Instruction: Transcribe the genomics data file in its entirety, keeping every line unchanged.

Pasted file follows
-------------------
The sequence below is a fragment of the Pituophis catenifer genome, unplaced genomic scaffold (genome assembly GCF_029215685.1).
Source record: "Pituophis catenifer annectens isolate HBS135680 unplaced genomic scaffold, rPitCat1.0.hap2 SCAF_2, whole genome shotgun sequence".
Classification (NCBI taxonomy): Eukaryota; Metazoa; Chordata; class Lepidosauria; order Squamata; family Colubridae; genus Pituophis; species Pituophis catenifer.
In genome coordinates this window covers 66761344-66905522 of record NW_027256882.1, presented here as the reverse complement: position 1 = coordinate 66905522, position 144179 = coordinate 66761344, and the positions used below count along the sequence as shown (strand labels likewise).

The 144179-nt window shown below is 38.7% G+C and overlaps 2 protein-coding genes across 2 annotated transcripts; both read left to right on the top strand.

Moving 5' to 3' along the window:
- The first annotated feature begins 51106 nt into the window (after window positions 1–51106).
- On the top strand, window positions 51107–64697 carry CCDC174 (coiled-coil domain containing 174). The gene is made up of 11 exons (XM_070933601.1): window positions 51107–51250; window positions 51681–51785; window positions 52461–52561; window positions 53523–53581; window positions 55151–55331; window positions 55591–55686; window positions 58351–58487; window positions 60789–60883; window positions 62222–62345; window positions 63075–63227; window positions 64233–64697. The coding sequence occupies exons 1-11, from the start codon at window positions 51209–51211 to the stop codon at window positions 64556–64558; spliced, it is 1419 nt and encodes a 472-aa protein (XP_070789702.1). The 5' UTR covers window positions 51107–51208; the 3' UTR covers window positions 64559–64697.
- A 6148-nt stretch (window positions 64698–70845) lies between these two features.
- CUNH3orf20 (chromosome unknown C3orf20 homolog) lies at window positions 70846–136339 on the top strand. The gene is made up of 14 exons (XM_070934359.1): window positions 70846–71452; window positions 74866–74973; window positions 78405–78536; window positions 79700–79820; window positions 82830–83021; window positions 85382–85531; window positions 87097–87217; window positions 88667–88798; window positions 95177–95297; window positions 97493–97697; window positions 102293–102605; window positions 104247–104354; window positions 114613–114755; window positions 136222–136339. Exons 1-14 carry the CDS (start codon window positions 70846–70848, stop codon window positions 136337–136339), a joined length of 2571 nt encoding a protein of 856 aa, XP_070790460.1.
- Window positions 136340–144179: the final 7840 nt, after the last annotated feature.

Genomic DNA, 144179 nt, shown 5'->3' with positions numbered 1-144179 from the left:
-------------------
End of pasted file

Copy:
The sequence below is a fragment of the Pituophis catenifer genome, unplaced genomic scaffold (genome assembly GCF_029215685.1).
Source record: "Pituophis catenifer annectens isolate HBS135680 unplaced genomic scaffold, rPitCat1.0.hap2 SCAF_2, whole genome shotgun sequence".
Classification (NCBI taxonomy): Eukaryota; Metazoa; Chordata; class Lepidosauria; order Squamata; family Colubridae; genus Pituophis; species Pituophis catenifer.
In genome coordinates this window covers 66761344-66905522 of record NW_027256882.1, presented here as the reverse complement: position 1 = coordinate 66905522, position 144179 = coordinate 66761344, and the positions used below count along the sequence as shown (strand labels likewise).

The 144179-nt window shown below is 38.7% G+C and overlaps 2 protein-coding genes across 2 annotated transcripts; both read left to right on the top strand.

Moving 5' to 3' along the window:
- The first annotated feature begins 51106 nt into the window (after window positions 1–51106).
- On the top strand, window positions 51107–64697 carry CCDC174 (coiled-coil domain containing 174). The gene is made up of 11 exons (XM_070933601.1): window positions 51107–51250; window positions 51681–51785; window positions 52461–52561; window positions 53523–53581; window positions 55151–55331; window positions 55591–55686; window positions 58351–58487; window positions 60789–60883; window positions 62222–62345; window positions 63075–63227; window positions 64233–64697. The coding sequence occupies exons 1-11, from the start codon at window positions 51209–51211 to the stop codon at window positions 64556–64558; spliced, it is 1419 nt and encodes a 472-aa protein (XP_070789702.1). The 5' UTR covers window positions 51107–51208; the 3' UTR covers window positions 64559–64697.
- A 6148-nt stretch (window positions 64698–70845) lies between these two features.
- CUNH3orf20 (chromosome unknown C3orf20 homolog) lies at window positions 70846–136339 on the top strand. The gene is made up of 14 exons (XM_070934359.1): window positions 70846–71452; window positions 74866–74973; window positions 78405–78536; window positions 79700–79820; window positions 82830–83021; window positions 85382–85531; window positions 87097–87217; window positions 88667–88798; window positions 95177–95297; window positions 97493–97697; window positions 102293–102605; window positions 104247–104354; window positions 114613–114755; window positions 136222–136339. Exons 1-14 carry the CDS (start codon window positions 70846–70848, stop codon window positions 136337–136339), a joined length of 2571 nt encoding a protein of 856 aa, XP_070790460.1.
- Window positions 136340–144179: the final 7840 nt, after the last annotated feature.

Genomic DNA, 144179 nt, shown 5'->3' with positions numbered 1-144179 from the left: